Sunday, April 23, 2017

Maybelline Inti-Matte Nude Lipstick in Naked Coral

You know that feeling when you blind-buy a lipstick, hoping that your instincts are right and the shade will flatter you and fill a hole in your collection, and it turns out to do both of those things? That's a nice feeling. It's not a particularly interesting or bloggable feeling, which is perhaps the reason I keep putting off this post. But it's the feeling I get from Naked Coral, one of the ten shades in Maybelline's new Inti-Matte Nudes line.


Coral! My sin, my soul, my most problematic lipstick shade. To the best of my knowledge, I have dark winter coloring with a slight olive undertone that leans gray instead of green. This means that I can wear almost any cool, saturated color, but corals and oranges will always present a challenge. The problem is, I love corals and oranges, whether in vintage illustrations...

Earl Christy for American magazine, May 1923 (source).

...or modern editorials featuring k-pop stars (same color scheme, oddly):

Hani of EXID for 1st Look magazine (source).

In the six-ish years since I fell in love with lipstick, I've been hunting for my perfect coral (I've given up on true orange). A few coral lipsticks have worked for me, but they're so different from each other and so similar to corals that don't work that I've had a hard time determining what kind of coral I need. Pink-, red-, or orange-leaning? Pale or dark? I can rattle off a list of coral and salmon lipsticks that have failed me over the years: MAC Vegas Volt and Relentlessly Red; Revlon Pink in the Afternoon; Maybelline Shocking Coral; NARS Greta; Marc Jacobs So Sofia; Bite Pickled Ginger and, come to think of it, every other coral in the Amuse Bouche line. I feel like I've swatched half the coral lipsticks on the market.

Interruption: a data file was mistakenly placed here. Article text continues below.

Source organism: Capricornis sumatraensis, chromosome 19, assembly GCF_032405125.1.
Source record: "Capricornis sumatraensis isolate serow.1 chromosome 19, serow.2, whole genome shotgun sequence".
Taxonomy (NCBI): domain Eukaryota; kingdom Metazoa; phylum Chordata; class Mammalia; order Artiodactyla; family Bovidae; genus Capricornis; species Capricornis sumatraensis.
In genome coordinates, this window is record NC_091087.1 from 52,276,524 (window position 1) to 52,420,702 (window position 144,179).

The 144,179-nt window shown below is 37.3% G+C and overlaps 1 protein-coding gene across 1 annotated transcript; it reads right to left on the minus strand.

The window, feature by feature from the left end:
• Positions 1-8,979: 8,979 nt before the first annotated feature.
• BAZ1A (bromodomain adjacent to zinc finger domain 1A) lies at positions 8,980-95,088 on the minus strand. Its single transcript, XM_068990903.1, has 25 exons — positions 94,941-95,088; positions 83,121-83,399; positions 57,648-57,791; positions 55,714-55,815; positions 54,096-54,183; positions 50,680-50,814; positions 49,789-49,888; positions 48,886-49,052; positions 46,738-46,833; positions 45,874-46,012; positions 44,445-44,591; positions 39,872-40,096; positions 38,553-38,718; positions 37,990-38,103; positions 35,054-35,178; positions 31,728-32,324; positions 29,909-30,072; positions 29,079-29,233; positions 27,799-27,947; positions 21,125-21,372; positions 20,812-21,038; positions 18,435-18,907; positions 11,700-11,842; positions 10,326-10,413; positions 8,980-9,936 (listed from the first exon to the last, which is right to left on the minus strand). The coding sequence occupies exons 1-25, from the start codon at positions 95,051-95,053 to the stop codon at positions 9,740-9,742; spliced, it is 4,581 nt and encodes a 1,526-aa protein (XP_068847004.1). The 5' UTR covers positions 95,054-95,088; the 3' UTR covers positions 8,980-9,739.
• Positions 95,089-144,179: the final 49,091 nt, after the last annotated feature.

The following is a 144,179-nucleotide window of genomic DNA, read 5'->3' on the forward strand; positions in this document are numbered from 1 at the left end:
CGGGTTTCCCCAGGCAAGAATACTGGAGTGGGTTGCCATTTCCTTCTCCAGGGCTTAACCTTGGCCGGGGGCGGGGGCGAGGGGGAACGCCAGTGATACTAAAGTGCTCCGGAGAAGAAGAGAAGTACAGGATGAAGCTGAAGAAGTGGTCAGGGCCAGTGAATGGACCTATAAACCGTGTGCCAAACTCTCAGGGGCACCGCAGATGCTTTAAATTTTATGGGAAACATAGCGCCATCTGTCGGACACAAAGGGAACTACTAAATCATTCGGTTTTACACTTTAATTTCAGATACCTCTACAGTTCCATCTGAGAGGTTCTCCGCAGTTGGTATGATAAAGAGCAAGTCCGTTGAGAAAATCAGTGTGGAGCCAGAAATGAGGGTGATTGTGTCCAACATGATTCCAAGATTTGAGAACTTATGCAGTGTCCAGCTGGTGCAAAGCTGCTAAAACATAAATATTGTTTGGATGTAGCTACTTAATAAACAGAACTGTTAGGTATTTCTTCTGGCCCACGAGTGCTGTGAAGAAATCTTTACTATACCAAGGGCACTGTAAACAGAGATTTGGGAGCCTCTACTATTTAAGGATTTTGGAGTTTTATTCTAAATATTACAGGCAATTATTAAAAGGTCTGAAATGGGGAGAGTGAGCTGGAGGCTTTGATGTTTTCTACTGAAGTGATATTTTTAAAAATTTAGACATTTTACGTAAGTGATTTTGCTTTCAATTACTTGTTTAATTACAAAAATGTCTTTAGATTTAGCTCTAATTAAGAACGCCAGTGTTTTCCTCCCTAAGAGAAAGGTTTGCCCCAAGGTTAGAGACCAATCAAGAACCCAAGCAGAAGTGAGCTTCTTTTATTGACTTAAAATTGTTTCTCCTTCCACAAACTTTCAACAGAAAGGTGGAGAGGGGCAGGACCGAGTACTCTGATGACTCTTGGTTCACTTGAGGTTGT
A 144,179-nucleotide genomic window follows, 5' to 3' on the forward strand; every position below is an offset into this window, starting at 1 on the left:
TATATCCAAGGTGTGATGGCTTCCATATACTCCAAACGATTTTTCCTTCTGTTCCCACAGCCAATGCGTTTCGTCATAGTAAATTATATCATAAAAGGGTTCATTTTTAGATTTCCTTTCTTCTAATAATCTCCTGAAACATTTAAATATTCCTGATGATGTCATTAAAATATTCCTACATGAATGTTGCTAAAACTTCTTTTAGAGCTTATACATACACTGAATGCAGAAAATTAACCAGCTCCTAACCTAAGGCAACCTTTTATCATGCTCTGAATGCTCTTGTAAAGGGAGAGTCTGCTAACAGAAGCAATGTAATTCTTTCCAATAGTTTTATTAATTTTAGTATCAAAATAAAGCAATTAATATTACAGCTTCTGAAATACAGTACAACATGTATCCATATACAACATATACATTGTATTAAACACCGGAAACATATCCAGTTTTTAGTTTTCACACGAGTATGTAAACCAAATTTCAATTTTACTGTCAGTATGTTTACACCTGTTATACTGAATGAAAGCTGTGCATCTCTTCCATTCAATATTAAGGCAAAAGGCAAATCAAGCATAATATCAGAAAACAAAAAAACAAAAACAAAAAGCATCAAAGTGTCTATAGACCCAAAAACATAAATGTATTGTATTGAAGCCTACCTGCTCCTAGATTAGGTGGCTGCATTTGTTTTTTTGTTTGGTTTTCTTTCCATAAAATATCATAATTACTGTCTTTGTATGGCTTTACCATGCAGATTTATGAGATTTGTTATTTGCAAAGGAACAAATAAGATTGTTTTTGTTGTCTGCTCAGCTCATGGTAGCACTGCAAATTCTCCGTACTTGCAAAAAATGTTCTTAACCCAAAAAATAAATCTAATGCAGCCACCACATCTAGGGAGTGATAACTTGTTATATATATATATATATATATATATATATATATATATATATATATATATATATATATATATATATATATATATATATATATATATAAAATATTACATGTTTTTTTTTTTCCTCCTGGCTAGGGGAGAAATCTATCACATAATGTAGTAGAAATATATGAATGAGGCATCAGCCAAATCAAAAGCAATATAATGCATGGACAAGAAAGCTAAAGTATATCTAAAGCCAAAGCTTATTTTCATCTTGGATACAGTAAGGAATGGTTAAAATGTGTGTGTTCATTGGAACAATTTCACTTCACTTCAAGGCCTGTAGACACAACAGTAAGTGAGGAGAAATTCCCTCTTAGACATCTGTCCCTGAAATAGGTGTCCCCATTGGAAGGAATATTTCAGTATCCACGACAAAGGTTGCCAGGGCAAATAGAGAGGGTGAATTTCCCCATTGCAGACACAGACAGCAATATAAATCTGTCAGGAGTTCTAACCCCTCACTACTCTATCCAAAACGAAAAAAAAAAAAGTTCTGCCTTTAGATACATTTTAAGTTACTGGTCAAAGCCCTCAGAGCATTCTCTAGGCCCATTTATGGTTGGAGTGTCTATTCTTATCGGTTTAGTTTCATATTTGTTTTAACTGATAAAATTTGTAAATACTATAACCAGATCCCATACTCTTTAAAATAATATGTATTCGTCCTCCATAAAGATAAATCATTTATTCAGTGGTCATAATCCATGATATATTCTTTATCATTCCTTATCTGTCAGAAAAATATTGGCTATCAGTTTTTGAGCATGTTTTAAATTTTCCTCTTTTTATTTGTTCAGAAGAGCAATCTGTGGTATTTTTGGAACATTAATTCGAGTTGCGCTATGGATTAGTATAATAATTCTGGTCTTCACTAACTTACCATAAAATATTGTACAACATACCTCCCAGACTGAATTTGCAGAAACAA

However, there was one category I hadn't explored until recently: brown-tinged corals and peaches. After my success with Sephora Cream Lip Stain in Coral Sunset, I began searching for a lighter brownish coral, something that verged on neutral but still delivered a hit of retro warm pink. After a few weeks of swatch-hunting and contemplation (turns out dirty coral/peach is a rapidly expanding category), I picked up Naked Coral at my local Wegmans, where I also encountered psychedelically beautiful Svedka bottles that presaged the unicorn-frappuccino trend.


The Inti-Matte Nude lipsticks come in a silver tube with a translucent rose-gold cap. This is my favorite iteration of Maybelline's lipstick packaging, though I wish they'd introduce safety seals: I feel like a jerk opening a lipstick to check whether it's been swatched. (In my defense, I open it only if I'm sure I want it.)